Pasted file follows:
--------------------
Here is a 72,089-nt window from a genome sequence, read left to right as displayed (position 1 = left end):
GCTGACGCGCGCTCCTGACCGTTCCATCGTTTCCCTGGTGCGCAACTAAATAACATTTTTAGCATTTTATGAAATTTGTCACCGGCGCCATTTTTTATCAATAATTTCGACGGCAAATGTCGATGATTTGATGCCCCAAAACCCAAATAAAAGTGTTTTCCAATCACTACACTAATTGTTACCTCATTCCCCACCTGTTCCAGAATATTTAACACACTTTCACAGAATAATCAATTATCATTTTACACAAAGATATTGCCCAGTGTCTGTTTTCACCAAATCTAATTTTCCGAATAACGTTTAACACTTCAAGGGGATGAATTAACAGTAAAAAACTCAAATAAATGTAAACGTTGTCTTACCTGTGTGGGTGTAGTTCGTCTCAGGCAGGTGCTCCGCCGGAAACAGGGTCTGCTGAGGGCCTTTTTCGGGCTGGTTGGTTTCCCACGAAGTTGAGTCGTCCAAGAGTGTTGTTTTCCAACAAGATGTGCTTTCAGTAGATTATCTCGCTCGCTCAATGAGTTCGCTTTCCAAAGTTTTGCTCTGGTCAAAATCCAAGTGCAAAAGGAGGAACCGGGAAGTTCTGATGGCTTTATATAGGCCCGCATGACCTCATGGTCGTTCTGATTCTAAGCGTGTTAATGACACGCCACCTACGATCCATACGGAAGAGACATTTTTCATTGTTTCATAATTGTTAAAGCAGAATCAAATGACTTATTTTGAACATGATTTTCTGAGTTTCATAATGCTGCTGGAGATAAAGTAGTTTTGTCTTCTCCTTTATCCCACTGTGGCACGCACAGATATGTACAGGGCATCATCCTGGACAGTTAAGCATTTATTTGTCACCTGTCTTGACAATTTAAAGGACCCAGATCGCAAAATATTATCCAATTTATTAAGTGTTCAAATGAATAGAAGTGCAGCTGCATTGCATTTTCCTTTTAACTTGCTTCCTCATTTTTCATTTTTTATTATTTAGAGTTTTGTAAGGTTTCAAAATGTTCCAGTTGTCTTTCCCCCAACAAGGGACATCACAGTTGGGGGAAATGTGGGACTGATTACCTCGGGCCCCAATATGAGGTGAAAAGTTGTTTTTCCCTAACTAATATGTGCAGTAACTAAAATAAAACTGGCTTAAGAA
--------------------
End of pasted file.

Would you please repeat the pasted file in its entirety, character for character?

Here is a 72,089-nt window from a genome sequence, read left to right as displayed (position 1 = left end):
GCTGACGCGCGCTCCTGACCGTTCCATCGTTTCCCTGGTGCGCAACTAAATAACATTTTTAGCATTTTATGAAATTTGTCACCGGCGCCATTTTTTATCAATAATTTCGACGGCAAATGTCGATGATTTGATGCCCCAAAACCCAAATAAAAGTGTTTTCCAATCACTACACTAATTGTTACCTCATTCCCCACCTGTTCCAGAATATTTAACACACTTTCACAGAATAATCAATTATCATTTTACACAAAGATATTGCCCAGTGTCTGTTTTCACCAAATCTAATTTTCCGAATAACGTTTAACACTTCAAGGGGATGAATTAACAGTAAAAAACTCAAATAAATGTAAACGTTGTCTTACCTGTGTGGGTGTAGTTCGTCTCAGGCAGGTGCTCCGCCGGAAACAGGGTCTGCTGAGGGCCTTTTTCGGGCTGGTTGGTTTCCCACGAAGTTGAGTCGTCCAAGAGTGTTGTTTTCCAACAAGATGTGCTTTCAGTAGATTATCTCGCTCGCTCAATGAGTTCGCTTTCCAAAGTTTTGCTCTGGTCAAAATCCAAGTGCAAAAGGAGGAACCGGGAAGTTCTGATGGCTTTATATAGGCCCGCATGACCTCATGGTCGTTCTGATTCTAAGCGTGTTAATGACACGCCACCTACGATCCATACGGAAGAGACATTTTTCATTGTTTCATAATTGTTAAAGCAGAATCAAATGACTTATTTTGAACATGATTTTCTGAGTTTCATAATGCTGCTGGAGATAAAGTAGTTTTGTCTTCTCCTTTATCCCACTGTGGCACGCACAGATATGTACAGGGCATCATCCTGGACAGTTAAGCATTTATTTGTCACCTGTCTTGACAATTTAAAGGACCCAGATCGCAAAATATTATCCAATTTATTAAGTGTTCAAATGAATAGAAGTGCAGCTGCATTGCATTTTCCTTTTAACTTGCTTCCTCATTTTTCATTTTTTATTATTTAGAGTTTTGTAAGGTTTCAAAATGTTCCAGTTGTCTTTCCCCCAACAAGGGACATCACAGTTGGGGGAAATGTGGGACTGATTACCTCGGGCCCCAATATGAGGTGAAAAGTTGTTTTTCCCTAACTAATATGTGCAGTAACTAAAATAAAACTGGCTTAAGAA